Horridge, George Adrian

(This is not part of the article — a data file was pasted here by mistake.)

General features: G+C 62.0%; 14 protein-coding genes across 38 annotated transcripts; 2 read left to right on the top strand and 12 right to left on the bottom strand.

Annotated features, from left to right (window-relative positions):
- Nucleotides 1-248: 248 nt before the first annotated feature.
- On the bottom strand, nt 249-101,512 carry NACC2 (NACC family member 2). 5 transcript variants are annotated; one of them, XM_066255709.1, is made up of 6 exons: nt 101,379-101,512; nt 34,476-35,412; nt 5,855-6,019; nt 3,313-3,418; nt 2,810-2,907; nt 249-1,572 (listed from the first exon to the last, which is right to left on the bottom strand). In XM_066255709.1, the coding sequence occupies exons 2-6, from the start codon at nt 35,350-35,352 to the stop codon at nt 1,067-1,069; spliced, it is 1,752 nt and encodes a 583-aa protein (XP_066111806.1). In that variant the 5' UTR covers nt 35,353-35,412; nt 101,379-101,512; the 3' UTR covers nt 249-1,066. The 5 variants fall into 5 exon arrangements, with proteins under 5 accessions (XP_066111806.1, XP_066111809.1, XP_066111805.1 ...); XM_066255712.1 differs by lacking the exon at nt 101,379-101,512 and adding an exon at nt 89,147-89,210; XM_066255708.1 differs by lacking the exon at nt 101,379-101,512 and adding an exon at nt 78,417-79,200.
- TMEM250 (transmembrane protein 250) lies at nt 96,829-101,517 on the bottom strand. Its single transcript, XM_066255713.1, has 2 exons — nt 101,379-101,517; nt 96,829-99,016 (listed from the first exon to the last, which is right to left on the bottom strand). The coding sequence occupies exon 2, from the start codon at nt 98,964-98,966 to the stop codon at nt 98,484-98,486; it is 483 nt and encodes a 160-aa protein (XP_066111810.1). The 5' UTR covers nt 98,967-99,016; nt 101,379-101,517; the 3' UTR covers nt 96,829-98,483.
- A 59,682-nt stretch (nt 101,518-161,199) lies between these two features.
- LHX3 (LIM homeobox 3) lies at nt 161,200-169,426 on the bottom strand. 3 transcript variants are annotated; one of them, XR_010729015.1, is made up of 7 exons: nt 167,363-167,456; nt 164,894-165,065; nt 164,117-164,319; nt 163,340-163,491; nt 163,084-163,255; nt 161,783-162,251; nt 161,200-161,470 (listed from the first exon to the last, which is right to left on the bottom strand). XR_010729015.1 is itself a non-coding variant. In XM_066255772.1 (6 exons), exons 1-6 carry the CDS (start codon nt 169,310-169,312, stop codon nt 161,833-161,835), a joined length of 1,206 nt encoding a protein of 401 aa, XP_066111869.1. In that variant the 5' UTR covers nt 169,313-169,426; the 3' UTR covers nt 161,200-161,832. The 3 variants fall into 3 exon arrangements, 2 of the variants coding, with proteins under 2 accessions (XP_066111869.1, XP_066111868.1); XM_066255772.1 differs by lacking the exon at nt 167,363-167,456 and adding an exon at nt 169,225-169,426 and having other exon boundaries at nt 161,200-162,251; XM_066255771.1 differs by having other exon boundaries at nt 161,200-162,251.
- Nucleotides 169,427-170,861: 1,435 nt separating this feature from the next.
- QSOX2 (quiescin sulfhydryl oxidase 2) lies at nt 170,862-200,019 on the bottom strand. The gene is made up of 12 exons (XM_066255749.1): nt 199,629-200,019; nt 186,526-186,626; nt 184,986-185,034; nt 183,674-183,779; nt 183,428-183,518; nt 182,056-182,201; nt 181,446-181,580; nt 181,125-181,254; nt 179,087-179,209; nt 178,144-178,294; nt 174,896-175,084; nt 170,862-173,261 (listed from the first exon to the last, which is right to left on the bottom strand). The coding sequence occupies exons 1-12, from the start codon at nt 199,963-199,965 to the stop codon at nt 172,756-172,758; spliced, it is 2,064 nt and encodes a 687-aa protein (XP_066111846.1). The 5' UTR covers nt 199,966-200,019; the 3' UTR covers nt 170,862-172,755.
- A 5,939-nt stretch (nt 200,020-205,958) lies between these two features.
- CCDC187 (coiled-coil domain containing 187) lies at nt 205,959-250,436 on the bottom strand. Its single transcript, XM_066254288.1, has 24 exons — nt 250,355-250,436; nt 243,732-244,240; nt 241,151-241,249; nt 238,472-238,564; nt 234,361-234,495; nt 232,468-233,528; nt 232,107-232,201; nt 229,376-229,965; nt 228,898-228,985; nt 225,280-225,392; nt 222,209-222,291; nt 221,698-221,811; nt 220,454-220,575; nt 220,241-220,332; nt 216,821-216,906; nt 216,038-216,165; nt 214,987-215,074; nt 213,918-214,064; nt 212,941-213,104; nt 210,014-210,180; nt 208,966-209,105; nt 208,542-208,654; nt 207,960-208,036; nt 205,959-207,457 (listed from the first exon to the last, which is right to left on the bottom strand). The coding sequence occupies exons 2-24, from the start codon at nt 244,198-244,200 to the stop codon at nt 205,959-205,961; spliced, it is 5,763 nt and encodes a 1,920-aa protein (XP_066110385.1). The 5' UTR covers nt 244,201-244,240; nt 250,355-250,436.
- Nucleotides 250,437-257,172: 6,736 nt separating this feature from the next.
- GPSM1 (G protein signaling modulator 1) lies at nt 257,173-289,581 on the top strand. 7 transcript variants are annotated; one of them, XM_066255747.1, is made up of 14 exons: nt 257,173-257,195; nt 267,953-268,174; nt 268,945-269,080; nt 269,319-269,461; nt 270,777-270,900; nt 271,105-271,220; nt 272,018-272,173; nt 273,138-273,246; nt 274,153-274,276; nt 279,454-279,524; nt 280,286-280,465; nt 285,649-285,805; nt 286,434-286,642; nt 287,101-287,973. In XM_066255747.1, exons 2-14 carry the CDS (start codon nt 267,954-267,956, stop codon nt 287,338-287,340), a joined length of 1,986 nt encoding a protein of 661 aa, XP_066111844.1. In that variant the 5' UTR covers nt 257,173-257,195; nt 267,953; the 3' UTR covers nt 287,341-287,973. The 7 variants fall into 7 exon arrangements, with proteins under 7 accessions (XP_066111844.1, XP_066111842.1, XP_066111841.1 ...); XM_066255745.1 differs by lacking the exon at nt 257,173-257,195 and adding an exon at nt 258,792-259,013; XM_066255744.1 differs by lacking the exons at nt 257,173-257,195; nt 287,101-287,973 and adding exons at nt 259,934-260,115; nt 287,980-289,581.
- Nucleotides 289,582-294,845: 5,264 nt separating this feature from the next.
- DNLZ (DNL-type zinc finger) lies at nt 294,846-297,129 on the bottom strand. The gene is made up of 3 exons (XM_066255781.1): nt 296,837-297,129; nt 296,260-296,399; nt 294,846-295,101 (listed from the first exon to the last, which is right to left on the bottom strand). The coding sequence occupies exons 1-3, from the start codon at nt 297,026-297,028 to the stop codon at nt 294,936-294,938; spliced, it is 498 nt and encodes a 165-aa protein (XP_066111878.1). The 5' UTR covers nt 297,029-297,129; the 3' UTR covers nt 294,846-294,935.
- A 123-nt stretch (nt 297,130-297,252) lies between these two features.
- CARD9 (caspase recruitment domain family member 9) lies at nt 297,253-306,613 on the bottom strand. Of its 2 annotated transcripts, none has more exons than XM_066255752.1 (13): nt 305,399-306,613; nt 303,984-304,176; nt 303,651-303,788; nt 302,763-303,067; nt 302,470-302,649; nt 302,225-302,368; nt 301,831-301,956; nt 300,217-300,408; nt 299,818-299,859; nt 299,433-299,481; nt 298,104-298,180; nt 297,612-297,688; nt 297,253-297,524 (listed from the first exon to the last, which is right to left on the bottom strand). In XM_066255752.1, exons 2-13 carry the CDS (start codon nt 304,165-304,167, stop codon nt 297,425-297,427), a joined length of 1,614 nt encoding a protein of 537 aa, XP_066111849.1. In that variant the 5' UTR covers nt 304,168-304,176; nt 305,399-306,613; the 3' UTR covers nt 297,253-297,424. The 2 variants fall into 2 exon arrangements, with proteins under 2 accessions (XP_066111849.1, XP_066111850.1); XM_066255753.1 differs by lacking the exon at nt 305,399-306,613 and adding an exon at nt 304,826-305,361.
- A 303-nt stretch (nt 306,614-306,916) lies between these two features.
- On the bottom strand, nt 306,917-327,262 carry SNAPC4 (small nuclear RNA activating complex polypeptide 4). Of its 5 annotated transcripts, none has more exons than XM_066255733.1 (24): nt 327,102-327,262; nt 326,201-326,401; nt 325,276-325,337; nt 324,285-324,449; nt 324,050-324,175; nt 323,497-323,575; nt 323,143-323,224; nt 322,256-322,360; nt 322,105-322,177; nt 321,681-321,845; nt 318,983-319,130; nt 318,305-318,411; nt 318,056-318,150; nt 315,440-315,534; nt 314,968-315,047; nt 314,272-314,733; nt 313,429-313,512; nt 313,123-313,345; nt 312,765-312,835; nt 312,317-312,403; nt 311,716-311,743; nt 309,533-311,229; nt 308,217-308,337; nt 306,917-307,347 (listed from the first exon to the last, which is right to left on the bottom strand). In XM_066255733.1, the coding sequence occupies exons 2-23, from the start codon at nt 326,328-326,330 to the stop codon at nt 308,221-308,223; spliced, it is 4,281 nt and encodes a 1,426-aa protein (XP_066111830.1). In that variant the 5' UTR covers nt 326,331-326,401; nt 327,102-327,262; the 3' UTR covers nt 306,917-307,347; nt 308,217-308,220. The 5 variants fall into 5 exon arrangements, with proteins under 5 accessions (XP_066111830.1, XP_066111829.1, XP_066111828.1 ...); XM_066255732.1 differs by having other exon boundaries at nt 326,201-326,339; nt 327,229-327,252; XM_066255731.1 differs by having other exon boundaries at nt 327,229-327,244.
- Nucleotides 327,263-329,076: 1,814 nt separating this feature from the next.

During a century of studies on honeybee vision, generalization was the word for the acceptance of an unfamiliar pattern in the place of the training pattern, or the ability to learn a common factor in a group of related patterns. The ideas that bees generalize one pattern for another, detect similarity and differences, or form categories, were derived from the use of the same terms in the human cognitive sciences. Recent work now reveals a mechanistic explanation for bees. Small groups of...[Show more] ommatidia converge upon feature detectors that respond selectively to certain parameters that are in the pattern: modulation in the receptors, edge orientations, or to areas of black or colour. Within each local region of the eye the responses of each type of feature detector are summed to form a cue. The cues are therefore not in the pattern, but are local totals in the bee. Each cue has a quality, a quantity and a position on the eye, like a neuron response. This summation of edge detector responses destroys the local pattern based on edge orientation but preserves a coarse, sparse and simplified version of the panorama. In order of preference, the cues are: local receptor modulation, positions of well-separated black areas, a small black spot, colour and positions of the centres of each cue, radial edges, the averaged edge orientation and tangential edges. A pattern is always accepted by a trained bee that detects the expected cues in the expected places and no unexpected cues. The actual patterns are irrelevant. Therefore we have an explanation of generalization that is based on experimental testing of trained bees, not by analogy with other animals. Historically, generalization appeared when the training patterns were regularly interchanged to make the bees examine them. This strategy forced the bees to ignore parameters outside the training pattern, so that learning was restricted to one local eye region. This in turn limited the memory to one cue of each type, so that recognition was ambiguous because the cues were insufficient to distinguish all patterns. On the other hand, bees trained on very large targets, or by landing on the pattern, learned cues in several eye regions, and were able to recognize the coarse configural layout.
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